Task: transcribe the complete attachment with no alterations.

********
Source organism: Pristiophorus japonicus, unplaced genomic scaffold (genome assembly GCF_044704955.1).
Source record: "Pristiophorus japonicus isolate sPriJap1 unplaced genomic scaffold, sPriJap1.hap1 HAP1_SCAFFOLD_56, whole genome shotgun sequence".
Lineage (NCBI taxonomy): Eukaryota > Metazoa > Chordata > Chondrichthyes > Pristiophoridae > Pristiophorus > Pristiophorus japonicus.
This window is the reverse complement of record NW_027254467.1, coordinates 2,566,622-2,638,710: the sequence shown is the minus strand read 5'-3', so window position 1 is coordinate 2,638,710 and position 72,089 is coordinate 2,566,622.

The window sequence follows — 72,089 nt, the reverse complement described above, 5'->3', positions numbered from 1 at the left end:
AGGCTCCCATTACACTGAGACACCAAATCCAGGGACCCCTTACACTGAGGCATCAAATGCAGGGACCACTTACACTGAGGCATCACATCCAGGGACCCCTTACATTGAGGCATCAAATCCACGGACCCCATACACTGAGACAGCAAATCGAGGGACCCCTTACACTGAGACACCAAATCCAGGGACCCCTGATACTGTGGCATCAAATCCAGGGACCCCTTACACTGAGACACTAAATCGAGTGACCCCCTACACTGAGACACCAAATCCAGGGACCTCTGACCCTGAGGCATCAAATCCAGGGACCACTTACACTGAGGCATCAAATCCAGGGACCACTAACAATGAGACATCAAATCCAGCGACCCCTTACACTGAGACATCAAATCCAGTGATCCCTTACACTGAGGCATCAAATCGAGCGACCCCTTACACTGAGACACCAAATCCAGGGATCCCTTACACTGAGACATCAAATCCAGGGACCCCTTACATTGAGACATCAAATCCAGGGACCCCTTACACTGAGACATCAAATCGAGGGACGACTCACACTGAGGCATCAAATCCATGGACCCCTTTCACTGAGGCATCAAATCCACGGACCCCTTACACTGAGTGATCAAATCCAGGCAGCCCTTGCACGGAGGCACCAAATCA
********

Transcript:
Source organism: Pristiophorus japonicus, unplaced genomic scaffold (genome assembly GCF_044704955.1).
Source record: "Pristiophorus japonicus isolate sPriJap1 unplaced genomic scaffold, sPriJap1.hap1 HAP1_SCAFFOLD_56, whole genome shotgun sequence".
Lineage (NCBI taxonomy): Eukaryota > Metazoa > Chordata > Chondrichthyes > Pristiophoridae > Pristiophorus > Pristiophorus japonicus.
This window is the reverse complement of record NW_027254467.1, coordinates 2,566,622-2,638,710: the sequence shown is the minus strand read 5'-3', so window position 1 is coordinate 2,638,710 and position 72,089 is coordinate 2,566,622.

The window sequence follows — 72,089 nt, the reverse complement described above, 5'->3', positions numbered from 1 at the left end:
AGGCTCCCATTACACTGAGACACCAAATCCAGGGACCCCTTACACTGAGGCATCAAATGCAGGGACCACTTACACTGAGGCATCACATCCAGGGACCCCTTACATTGAGGCATCAAATCCACGGACCCCATACACTGAGACAGCAAATCGAGGGACCCCTTACACTGAGACACCAAATCCAGGGACCCCTGATACTGTGGCATCAAATCCAGGGACCCCTTACACTGAGACACTAAATCGAGTGACCCCCTACACTGAGACACCAAATCCAGGGACCTCTGACCCTGAGGCATCAAATCCAGGGACCACTTACACTGAGGCATCAAATCCAGGGACCACTAACAATGAGACATCAAATCCAGCGACCCCTTACACTGAGACATCAAATCCAGTGATCCCTTACACTGAGGCATCAAATCGAGCGACCCCTTACACTGAGACACCAAATCCAGGGATCCCTTACACTGAGACATCAAATCCAGGGACCCCTTACATTGAGACATCAAATCCAGGGACCCCTTACACTGAGACATCAAATCGAGGGACGACTCACACTGAGGCATCAAATCCATGGACCCCTTTCACTGAGGCATCAAATCCACGGACCCCTTACACTGAGTGATCAAATCCAGGCAGCCCTTGCACGGAGGCACCAAATCA